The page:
The first fallout of the Aam Admi Party's (AAP) spectacular victory in Delhi will be a renewed focus on sleaze in public life. This was the issue which was the mainstay of Anna Hazare’s anti-corruption movement of which the present-day AAP was a part and which built up Arvind Kejriwal’s reputation as a crusader against bribery and underhand deals.
Since this image is behind his political success, he is bound to buttress it by carrying on the campaign. The Delhi chief minister must be aware that his successes in the winter of 2013-14 and again this year have been the result of the belief among the aam admi (common people) that only he in the political establishment has the courage of conviction to nail the guilty.
Moreover, this belief is based on the real-life experience of ordinary people of the decline in petty acts of corruption like the police collecting 'haftas' (bribes) from hawkers, traders and others in Delhi when Kejriwal was the chief minister for 49 days. His castigation of the corporate bigwigs with a touch of insolence also impressed the people as it showed that the AAP is not dependent on covert funding by businessmen.
Not surprisingly, these positives have a negative side as well because the AAP’s intention of turning the existing system on its head, e.g. on the funding of parties, is fraught with the possibility of economic and political turmoil. There have been others, too, before him like the Mr Clean of Indian politics in the late 1980s, V.P. Singh, who advised the electorate not to vote for those of his party whose reputation was tainted.
The shortness of the Raja of Manda’s tenure as prime minister is a reminder and a warning to Kejriwal that he cannot be in too much of a hurry to mould the system to his own liking. A note of caution is all the more necessary because of his instinctive rebelliousness.
That he is not willing to let sleeping dogs lie is evident again from his raising the demand for full statehood for Delhi. It is also obvious that once he becomes the chief minister, he is going to return to his earlier theme of providing free water up to 20,000 litres and lowering the power tariff.
There is little doubt that all of this will earn him plaudits from what has come to be known as the underclass. But whether such populism is economically viable is something which the AAP has to figure out.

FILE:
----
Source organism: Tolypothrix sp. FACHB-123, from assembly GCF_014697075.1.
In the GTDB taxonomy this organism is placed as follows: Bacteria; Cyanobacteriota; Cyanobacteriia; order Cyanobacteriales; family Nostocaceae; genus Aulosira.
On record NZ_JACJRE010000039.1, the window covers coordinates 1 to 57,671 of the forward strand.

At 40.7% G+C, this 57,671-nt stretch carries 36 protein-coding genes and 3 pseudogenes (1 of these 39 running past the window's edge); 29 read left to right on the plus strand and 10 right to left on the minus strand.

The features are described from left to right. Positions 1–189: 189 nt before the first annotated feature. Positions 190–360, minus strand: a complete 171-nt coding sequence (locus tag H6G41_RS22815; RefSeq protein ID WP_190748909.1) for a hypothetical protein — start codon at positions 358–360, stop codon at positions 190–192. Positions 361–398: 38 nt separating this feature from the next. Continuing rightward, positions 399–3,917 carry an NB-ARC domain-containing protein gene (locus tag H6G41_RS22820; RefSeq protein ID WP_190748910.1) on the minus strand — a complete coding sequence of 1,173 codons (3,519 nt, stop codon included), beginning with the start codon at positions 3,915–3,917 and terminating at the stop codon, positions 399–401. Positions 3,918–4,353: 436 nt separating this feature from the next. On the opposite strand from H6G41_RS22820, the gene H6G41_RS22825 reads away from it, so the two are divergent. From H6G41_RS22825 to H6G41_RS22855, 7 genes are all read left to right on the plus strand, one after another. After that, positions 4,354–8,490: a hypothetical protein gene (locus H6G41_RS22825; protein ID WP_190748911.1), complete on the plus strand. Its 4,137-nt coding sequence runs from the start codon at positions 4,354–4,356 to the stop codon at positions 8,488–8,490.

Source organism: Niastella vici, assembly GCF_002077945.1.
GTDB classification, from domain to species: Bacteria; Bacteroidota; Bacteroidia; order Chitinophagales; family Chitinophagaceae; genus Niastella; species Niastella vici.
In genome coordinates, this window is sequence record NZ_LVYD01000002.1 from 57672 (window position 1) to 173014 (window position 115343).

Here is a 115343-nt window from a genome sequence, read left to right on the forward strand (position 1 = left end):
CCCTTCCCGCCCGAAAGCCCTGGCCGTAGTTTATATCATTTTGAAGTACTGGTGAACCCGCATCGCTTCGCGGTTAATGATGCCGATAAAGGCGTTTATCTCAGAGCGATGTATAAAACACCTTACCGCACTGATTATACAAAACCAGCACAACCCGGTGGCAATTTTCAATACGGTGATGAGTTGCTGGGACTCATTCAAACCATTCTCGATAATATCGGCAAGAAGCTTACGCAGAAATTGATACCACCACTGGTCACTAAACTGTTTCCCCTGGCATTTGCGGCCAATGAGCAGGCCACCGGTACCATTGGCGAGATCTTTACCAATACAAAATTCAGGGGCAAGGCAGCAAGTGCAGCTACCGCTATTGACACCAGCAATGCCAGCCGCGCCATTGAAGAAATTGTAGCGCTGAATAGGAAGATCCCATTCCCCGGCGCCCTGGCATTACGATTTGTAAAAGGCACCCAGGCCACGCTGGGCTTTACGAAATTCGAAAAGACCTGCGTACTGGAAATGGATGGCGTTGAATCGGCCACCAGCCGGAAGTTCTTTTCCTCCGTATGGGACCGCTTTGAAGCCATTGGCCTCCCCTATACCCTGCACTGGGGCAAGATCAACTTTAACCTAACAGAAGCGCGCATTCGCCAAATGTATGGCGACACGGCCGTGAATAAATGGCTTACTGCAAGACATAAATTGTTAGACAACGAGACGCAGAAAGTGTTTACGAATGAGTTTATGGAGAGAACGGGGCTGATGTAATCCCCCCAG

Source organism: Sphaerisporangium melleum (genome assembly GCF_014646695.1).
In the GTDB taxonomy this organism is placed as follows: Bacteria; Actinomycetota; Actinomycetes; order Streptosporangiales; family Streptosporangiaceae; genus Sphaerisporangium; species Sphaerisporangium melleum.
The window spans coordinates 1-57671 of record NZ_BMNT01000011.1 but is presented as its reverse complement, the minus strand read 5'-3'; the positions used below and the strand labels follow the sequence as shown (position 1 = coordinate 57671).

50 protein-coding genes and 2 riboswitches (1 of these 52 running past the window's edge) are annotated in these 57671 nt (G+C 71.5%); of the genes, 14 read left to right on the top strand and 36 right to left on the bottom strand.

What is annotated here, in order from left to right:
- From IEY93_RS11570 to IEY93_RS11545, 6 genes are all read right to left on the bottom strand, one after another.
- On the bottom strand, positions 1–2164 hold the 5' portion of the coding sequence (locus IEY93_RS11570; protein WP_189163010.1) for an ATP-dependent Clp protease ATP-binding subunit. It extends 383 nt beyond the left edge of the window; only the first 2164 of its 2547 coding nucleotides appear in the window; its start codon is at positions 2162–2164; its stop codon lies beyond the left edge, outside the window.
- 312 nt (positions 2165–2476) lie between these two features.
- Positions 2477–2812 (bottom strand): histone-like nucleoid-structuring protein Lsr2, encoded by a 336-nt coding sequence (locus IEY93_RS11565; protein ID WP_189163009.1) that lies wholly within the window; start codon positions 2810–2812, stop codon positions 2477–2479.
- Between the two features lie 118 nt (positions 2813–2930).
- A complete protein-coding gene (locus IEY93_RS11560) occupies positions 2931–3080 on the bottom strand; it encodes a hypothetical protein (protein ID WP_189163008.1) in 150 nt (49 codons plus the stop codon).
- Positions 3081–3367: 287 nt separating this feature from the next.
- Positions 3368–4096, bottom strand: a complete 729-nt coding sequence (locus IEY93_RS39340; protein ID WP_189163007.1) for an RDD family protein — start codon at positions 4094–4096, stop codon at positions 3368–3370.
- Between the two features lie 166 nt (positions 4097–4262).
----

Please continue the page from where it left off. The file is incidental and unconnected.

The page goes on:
It may be necessary to recall the fate of the Congress in the wake of its indulgence in reckless populism - subsidized food, virtual doles for rural labourers who built nothing substantial, no examinations for students till Class VIII which has led to a precipitous drop in learning standards.
What that experiment showed was that the people were not interested in freebies so much as in a thriving economy which provided jobs. Considering that capitalism has won the battle against socialism with the buoyant private sector becoming the engine of growth at the expense of the moribund public sector, Kejriwal will be making a mistake if he targets the business community in matters of, say, electricity charges.
His pugnacity in this respect was evident not only from the cutting of power lines when he was still an agitator and a decision to cut the rates when in office without waiting for the audit of the power companies which he had ordered.
Outside the matter of user charges, the AAP’s impatience was seen from the directives given to the police by one of its ministers to act against the suspected immoral activities in an area with a sizeable population of Africans, which scared the latter and upset the ambassadors of these countries.
To avoid such pitfalls, the new ruling party’s first objective will have to be to ascertain what can be achieved without overturning the apple cart. It need not be afraid that its decision to hasten slowly will be interpreted as temporizing. The average voter is perceptive enough to understand the AAP’s circumspection.
It is also possible that once the AAP demonstrates that it intends to reform the system and; not uproot it, other parties will join it in its efforts, even if reluctantly. The business class may also respond by being more transparent and less profit-minded. It will be aided in this exercise by the fact that the corporate houses will not have to make under-the-table payments to politicians - at least not as much as before.
From this aspect of cooperation with others in the political field, the AAP has a great opportunity to translate into reality the dream of reformers of transforming the system. The party’s asset of huge popularity cannot but compel the other parties and the corporate sector to accede to its game plan. One can only hope that the AAP will not throw it all away by its intemperance and self-righteousness.
(Amulya Ganguli is a political analyst. The views expressed are personal. He can be reached at firstname.lastname@example.org)